Tai­wanese plane with 53 pas­sen­gers crashes in Taipei river

The Star (St. Lucia) - - INTERNATIONAL -

From the start of the flight in Tai­wan’s cap­i­tal, sur­vivor Huang Jin-sun sus­pected trou­ble

“There was some sound next to me. It did not feel right shortly af­ter take-off. The en­gine did not feel right,” the 72-year-old man told ETTV tele­vi­sion on Thurs­day from his hos­pi­tal bed.

Huang was one of 15 peo­ple who sur­vived when the Tran­sAsia Air­ways tur­bo­prop car­ry­ing 58 peo­ple crashed on Wed­nes­day into a river min­utes af­ter tak­ing off in Taipei. At least 32 peo­ple died and 11 are miss­ing.

Mo­ments be­fore the plane banked sharply and crashed, one of its pi­lots told the con­trol tower, “May­day, May­day, en­gine flame­out,” ac­cord­ing to an avi­a­tion of­fi­cial who asked not to be iden­ti­fied.

“En­gine flame­out” refers to flames be­ing ex­tin­guished in the com­bus­tion cham­ber of the en­gine so that it shuts down and no longer drives the pro­pel­ler. Causes could in­clude a lack of fuel or be­ing struck by vol­canic ash, a bird or some other ob­ject. “May­day” is an in­ter­na­tional dis­tress call.

The air­line and the Tai­wan Civil Aero­nau­ti­cal Ad­min­is­tra­tion have de­clined to spec­u­late on the cause of the crash, the lat­est in a se­ries of dis­as­ters be­falling Asian air­lines.

The ATR 72-600 plane, less than a year old, had one of its en­gines re­placed by Pratt & Whit­ney Canada last April be­fore it went into ser­vice be­cause of a glitch with the orig­i­nal en­gine, the air­line said.

The plane’s black boxes were re­cov­ered overnight. Video images of Flight 235’s fi­nal mo­ments in the air cap­tured on car dash­board cam­eras ap­pear to show the left en­gine’s pro­pel­ler at stand­still as the air­craft turns sharply, its wings be­com­ing ver­ti­cal and clip­ping a high­way bridge be­fore plung­ing into the Keelung River in Taipei.

Huang said he helped four pas­sen­gers un­buckle their seat­belts af­ter the plane crashed and be­gan sink­ing in the wa­ter. “I saw oth­ers were drown­ing,” he said. “If I did not move quickly enough to help them, soon they would be dead.”

Also among the sur­vivors was a fam­ily of three, in­clud­ing a 2-year-old boy whose heart stopped beat­ing af­ter three min­utes un­der wa­ter. He re­cov­ered af­ter re­ceiv­ing CPR, his un­cle Lin Ming-yi told re­porters.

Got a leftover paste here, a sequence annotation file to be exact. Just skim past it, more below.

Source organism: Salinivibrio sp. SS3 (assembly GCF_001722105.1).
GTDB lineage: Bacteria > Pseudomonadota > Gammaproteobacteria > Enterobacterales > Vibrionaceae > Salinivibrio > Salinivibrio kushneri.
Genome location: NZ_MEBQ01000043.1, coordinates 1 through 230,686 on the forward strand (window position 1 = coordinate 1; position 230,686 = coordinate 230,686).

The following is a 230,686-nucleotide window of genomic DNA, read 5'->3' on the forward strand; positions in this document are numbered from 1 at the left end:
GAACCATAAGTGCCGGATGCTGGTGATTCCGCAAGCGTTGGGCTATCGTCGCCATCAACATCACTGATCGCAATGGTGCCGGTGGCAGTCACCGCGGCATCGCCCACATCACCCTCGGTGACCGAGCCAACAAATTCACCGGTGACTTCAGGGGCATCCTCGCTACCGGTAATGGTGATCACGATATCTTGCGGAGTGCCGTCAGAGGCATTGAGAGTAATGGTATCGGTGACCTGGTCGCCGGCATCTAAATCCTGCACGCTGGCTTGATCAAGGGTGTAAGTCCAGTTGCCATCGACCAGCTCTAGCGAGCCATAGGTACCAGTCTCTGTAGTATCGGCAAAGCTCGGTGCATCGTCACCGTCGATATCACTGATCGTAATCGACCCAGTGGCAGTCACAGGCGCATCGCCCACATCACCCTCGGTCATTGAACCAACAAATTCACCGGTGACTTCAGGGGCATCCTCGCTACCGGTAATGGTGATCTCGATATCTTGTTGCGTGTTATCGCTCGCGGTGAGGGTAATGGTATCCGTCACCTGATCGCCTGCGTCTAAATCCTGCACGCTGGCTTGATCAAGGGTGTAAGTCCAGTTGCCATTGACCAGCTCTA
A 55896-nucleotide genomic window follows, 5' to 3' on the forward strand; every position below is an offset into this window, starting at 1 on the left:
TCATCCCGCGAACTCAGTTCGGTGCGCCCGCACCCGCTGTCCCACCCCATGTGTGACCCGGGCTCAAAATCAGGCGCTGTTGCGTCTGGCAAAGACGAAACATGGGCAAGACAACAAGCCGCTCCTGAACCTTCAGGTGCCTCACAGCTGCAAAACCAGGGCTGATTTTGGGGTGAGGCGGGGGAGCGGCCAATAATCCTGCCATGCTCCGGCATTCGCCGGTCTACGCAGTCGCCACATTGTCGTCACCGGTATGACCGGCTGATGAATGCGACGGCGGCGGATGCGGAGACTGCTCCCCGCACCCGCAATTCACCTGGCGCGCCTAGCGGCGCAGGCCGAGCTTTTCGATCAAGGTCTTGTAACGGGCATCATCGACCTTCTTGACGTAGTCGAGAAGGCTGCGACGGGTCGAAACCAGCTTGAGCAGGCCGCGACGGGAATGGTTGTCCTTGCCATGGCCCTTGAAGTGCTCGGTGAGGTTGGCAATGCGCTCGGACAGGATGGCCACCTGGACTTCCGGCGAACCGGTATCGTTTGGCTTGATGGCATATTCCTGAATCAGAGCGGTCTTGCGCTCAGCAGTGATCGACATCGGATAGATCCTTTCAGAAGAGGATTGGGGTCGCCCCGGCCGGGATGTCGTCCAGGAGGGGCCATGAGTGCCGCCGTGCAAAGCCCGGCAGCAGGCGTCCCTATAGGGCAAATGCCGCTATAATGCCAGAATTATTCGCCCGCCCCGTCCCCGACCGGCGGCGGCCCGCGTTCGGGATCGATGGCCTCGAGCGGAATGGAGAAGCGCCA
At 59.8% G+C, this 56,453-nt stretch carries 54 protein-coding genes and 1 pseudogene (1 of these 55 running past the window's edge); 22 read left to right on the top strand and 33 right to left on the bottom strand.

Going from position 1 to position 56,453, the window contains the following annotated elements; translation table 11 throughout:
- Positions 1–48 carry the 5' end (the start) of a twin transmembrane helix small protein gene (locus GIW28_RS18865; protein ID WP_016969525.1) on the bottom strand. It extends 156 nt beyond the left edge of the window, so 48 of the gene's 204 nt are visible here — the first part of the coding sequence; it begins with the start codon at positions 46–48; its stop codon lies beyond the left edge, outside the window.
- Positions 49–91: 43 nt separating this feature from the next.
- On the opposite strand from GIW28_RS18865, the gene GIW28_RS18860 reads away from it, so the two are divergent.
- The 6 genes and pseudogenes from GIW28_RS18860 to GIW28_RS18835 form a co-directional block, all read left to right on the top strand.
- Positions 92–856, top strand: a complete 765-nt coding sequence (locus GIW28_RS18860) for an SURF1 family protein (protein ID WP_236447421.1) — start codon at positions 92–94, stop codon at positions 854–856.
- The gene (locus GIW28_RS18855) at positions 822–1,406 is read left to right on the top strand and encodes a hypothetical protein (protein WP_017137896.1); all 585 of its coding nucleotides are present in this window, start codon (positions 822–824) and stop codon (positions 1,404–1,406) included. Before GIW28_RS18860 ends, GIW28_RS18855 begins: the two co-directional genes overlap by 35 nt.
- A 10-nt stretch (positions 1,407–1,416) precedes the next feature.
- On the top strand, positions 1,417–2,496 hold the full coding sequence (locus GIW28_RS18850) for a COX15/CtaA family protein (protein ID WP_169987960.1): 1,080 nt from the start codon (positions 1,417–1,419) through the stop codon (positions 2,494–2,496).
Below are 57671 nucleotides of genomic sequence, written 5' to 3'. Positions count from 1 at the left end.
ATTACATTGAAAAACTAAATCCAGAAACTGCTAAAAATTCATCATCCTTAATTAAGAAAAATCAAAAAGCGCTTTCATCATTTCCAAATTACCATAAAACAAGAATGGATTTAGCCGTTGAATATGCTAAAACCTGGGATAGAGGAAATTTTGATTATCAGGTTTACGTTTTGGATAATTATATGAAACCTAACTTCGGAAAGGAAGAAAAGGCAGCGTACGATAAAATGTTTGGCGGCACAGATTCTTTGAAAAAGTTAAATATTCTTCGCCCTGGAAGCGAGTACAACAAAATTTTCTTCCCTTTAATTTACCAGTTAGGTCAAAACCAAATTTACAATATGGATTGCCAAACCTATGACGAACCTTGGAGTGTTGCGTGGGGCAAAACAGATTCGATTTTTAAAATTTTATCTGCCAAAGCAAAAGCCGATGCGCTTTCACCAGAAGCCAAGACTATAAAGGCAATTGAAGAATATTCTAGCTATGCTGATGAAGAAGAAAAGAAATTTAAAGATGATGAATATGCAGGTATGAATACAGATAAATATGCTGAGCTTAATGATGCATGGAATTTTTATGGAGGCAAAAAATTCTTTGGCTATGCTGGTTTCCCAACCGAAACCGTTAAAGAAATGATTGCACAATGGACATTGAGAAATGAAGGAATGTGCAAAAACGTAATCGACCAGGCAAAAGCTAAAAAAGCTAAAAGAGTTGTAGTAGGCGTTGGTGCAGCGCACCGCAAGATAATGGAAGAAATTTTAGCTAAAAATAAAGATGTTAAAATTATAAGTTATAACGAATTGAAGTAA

The pi­lots’ ac­tions in the flight’s fi­nal mo­ments have led to spec­u­la­tion that they at­tempted to avoid high-rise build­ings by fol­low­ing the line of the river and then banked sharply in an at­tempt to bring it down in the wa­ter rather than crash on land.

Taipei Mayor Ko Wen-je praised pi­lot Liao Chien-tsung as a hero for hav­ing avoided crash­ing into build­ings or ma­jor in­fra­struc­ture.

“We re­ally have to thank that pi­lot,” Ko said. “He re­ally tried his hard­est.”

Divers are search­ing the river for the re­main­ing 11 peo­ple on board, in­clud­ing the two pi­lots.

About a dozen rel­a­tives of Tai­wanese vic­tims on the flight per­formed tra­di­tional mourn­ing rit­u­als on the river­bank on Thurs­day. Ac­com­pa­nied by Bud­dhist monks ring­ing brass bells, they bowed to­ward the river and held aloft cloth in­scrip­tions tied to pieces of bamboo meant to guide the spir­its of the dead to rest. Also on Thurs­day, rel­a­tives of some of the 31 pas­sen­gers from main­land China reached Taipei on a char­ter flight.

Tai­wan Pres­i­dent Ma Ying-jeou vis­ited two Taipei hos­pi­tals on Thurs­day to check on the in­jured and stopped by a morgue to com­fort rel­a­tives, his of­fice said.

The ATR 72-600 is the most mod­ern ver­sion of the plane man­u­fac­tured by ATR, a joint ven­ture be­tween Euro­pean air­craft gi­ant Air­bus and Ital­ian aerospace com­pany Ale­nia Aer­ma­c­chi. About 1,200 of the planes are cur­rently in use world­wide.

Tran­sAsia Air­ways is Tai­wan’s third big­gest air­line by fleet size af­ter China Air­lines and Eva Air. The pi­lot had 4,900 hours of fly­ing ex­pe­ri­ence, said Lin Chih­ming of the Civil Aero­nau­tics Ad­min­is­tra­tion.

A team from ATR was be­ing sent to Tai­wan to help in the in­ves­ti­ga­tion.

Over 50 peo­ple were on plane that crashed in Taipei river, killing 31, re­ports said.

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